This afternoon I stopped in at Barnes and Noble, and, having MS, needed to use the restroom.
Three stalls, one of which was accessible. Its door was closed. I peeked under, and saw feet. I settled back to wait. Women came, and women went and still I waited. Eventually no one else was in the restroom except me and the silent person in the large stall. There were no sounds of movement, no sounds of anything happening whatsoever. I peeked again. Feet were still there. I waited a little longer. I thought about the time I waited for a lady to finish nursing her baby in the large stall— but at least the baby made slurping noises that I recognized. I thought about how someone could have a stroke, or die, in a restroom stall and no one would know.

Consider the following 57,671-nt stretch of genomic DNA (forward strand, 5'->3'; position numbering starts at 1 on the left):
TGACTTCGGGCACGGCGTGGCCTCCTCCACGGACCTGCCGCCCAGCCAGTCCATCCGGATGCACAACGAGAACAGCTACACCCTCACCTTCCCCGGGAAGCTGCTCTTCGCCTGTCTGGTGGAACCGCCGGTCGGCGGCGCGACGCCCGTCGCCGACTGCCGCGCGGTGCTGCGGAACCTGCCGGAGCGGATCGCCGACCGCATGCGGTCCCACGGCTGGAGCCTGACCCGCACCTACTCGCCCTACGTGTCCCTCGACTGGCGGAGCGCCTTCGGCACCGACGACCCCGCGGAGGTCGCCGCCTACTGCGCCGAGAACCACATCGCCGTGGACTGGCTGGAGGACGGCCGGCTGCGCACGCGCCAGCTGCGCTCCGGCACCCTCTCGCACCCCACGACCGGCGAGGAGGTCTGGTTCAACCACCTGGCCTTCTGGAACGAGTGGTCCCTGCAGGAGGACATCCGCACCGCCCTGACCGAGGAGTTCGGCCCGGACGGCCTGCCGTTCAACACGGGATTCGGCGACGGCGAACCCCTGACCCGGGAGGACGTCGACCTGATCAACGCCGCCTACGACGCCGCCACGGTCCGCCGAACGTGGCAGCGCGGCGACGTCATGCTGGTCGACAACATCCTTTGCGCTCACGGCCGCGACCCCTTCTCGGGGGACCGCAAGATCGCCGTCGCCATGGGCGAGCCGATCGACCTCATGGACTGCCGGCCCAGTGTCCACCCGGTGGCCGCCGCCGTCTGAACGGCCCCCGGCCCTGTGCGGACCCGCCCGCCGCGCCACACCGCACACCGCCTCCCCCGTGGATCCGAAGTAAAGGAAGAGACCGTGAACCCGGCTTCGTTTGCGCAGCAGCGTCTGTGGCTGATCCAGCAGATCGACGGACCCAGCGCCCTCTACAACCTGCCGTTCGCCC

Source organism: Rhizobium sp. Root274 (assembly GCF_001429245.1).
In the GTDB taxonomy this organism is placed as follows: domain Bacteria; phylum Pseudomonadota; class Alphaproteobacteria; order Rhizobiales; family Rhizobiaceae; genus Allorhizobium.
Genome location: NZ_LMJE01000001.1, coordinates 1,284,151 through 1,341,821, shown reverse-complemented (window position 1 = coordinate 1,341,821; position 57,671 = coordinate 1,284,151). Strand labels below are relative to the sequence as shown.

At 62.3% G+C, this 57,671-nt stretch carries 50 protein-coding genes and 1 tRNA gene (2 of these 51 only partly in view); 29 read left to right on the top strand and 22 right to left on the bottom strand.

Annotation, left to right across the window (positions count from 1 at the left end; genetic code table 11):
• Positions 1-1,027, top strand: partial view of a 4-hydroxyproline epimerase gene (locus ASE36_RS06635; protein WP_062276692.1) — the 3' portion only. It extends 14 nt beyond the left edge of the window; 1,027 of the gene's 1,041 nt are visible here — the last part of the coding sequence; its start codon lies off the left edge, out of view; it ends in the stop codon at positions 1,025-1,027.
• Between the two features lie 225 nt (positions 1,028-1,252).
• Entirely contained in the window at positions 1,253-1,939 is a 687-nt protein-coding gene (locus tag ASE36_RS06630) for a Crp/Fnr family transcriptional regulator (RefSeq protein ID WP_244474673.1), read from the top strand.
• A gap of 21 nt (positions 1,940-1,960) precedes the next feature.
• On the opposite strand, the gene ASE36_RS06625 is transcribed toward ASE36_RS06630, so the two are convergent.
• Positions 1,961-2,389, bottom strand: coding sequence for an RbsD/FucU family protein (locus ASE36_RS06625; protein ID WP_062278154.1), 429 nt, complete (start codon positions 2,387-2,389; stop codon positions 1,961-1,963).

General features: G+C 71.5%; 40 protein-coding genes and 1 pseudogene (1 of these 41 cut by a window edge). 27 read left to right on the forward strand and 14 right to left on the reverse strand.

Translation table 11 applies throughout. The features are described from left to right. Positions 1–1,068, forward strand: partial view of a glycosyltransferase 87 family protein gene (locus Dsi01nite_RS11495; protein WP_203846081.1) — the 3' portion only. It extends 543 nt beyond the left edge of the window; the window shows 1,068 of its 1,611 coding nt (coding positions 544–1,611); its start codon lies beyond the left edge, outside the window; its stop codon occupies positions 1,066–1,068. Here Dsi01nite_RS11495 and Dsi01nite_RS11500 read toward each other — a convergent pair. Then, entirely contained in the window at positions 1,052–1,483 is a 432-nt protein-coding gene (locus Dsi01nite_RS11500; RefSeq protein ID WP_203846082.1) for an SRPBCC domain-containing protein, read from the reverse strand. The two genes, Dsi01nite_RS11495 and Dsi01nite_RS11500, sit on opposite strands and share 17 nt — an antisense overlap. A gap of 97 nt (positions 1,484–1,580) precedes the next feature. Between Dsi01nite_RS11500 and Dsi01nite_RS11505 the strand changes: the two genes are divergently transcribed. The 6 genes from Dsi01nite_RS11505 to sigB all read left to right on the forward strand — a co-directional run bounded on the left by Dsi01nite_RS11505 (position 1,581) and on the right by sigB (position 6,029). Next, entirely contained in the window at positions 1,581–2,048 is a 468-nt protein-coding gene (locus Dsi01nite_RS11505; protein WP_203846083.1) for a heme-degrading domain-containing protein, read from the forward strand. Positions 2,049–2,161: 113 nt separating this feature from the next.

So finally I said, “Excuse me, are you all right in there?”
A perfectly composed voice said, “Yes.”
I waited a beat, then said, “Do you think you’ll be much longer?”
“Why, do you have children?”
“No, but I have a wheelchair.”
“Ok, hang on, I’m just texting with my daughter who left for New York two weeks ago…”
Ick, I thought. Texting on the toilet. Texting on the only accessible toilet. And it’s not like anyone would bat an eye if you texted in public right in the middle of Barnes and Noble.